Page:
Video takes aim at teens Guns: The message to Maryland youths in "Think It Through" is to solve everyday conflicts by using their heads and not resorting to guns and violence.


A fight between two teen-agers escalated into a shooting yesterday in a shady garden on the Boys' Latin School campus that was witnessed by a dozen youths -- and a video crew.

The participants were young actors from Baltimore-area high schools, cast in a video with a message aimed at teen-agers across Maryland to solve everyday conflicts without resorting to guns.

"I really think this will help get the message out about guns," said Alex D. Scott, a Boys' Latin senior taking the role of Jared, who is paralyzed after being shot during an argument with a childhood friend.

The video, titled "Think It Through," is being produced by Blair Associates of Baltimore for the locally based National Association of Emergency Medicine -- and for eventual distribution to middle schools throughout the state and perhaps beyond.

"Many of these kids are not afraid to die," said Gail B. LeCompte, manager of programs at the nonprofit association that has spent $100,000 on the project and needs to raise $50,000 to complete it.

"What they see on television is someone who is wounded and back to work the next day or is killed and gets all the media attention," she said. "Nothing prepares them for how their lives, their family's lives will change if they survive and are in a wheelchair with a ventilator."

The shooting scene took place in the seniors' garden, which is dedicated to Charles H. Willis, 21, a Boys' Latin alumnus who was fatally shot three years ago by a stranger in a Severna Park doughnut shop during an argument over a ballpoint pen.

In the video, the shots are fired by Boys' Latin senior Christopher T. Formant.

He portrays Lenny, who confronts his once-close friend Jared in a schoolyard over petty jealousies and a rivalry that have gotten out of control, producer Tom Blair said.

Lenny, because he is scared, brings a gun that he thinks will give him an edge.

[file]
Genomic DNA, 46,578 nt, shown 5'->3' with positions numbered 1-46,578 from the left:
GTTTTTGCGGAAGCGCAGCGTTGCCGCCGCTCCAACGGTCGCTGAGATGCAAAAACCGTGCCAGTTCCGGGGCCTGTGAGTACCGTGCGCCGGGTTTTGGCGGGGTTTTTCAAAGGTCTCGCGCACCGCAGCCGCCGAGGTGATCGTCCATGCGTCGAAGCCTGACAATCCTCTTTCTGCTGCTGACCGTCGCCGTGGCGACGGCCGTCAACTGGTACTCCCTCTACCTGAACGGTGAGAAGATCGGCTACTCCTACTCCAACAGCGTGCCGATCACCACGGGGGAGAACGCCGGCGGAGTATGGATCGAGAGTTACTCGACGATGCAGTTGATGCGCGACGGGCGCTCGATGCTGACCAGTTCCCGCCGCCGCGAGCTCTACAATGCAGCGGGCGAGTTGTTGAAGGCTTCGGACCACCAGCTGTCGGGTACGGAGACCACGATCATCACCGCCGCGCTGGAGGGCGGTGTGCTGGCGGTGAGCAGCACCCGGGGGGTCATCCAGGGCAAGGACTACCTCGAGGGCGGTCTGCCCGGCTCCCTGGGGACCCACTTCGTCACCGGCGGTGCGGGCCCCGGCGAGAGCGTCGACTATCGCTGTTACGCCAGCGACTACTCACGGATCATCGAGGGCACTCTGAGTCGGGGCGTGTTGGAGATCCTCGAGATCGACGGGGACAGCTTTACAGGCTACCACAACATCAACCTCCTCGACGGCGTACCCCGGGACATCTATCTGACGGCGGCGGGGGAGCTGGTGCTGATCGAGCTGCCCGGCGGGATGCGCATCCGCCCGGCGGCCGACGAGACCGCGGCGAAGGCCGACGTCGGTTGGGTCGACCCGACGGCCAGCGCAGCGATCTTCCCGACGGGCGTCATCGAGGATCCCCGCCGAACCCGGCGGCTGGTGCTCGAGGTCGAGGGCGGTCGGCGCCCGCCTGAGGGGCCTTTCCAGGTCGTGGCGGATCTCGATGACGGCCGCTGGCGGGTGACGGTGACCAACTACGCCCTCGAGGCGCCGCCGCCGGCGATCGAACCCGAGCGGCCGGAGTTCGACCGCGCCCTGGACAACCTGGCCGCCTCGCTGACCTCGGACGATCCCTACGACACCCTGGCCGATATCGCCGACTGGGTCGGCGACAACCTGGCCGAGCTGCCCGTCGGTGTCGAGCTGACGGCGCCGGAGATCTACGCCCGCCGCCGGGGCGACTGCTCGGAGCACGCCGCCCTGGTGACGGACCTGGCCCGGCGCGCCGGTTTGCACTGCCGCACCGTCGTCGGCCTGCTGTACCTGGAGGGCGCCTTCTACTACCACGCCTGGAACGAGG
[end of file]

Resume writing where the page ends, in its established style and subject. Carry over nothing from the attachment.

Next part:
The youths are surrounded by other students who -- yelling and gesturing, even laughing -- goad the two into a fight.

"This is a flashback scene," Blair tells the actors. "We are presenting it to the viewers as a nightmare. So exaggerate as you feel you have to, because that's the way it is when something like this happens and you replay it over and over in your head."

A nightmare it is. Lenny pulls the handgun from the back of his pants and shoots Jared in the chest. The laughter becomes screams, and the crowd runs for cover. And as Blair said, it is replayed over and over -- for the cameras, at every conceivable angle. Jared collapses half a dozen times, his grimace ever-changing.

As envisioned by Blair, the finished video will have an upbeat MTV style with popular music and teen jargon to get and keep students' attention.

Three scenes will involve fictional encounters with guns and interviews with real victims, all children, who are in rehabilitation centers recovering from gunshot wounds.

"We really need more things like this," said Jerrill M. Adams, a senior at Randallstown High School who plays a student in the crowd. "I do peer mediation in my school, and I am really going to pump this up at school. Kids need to learn more about gun violence and how to prevent it."

The video -- which will be accompanied by a curriculum guide for teachers -- is expected to be ready for distribution by the end of November. LeCompte said the association must submit it for approval in each school district.

Barbara H. Willis -- who was unable to attend the taping yesterday in the garden named for her slain son -- approves of the project and its message.

"We have the laws that take guns out of criminals' hands and make it difficult for kids to get guns," she said. "Now we need to educate the well-meaning public about guns and that they are not safe in the house."

Pub Date: 8/21/96

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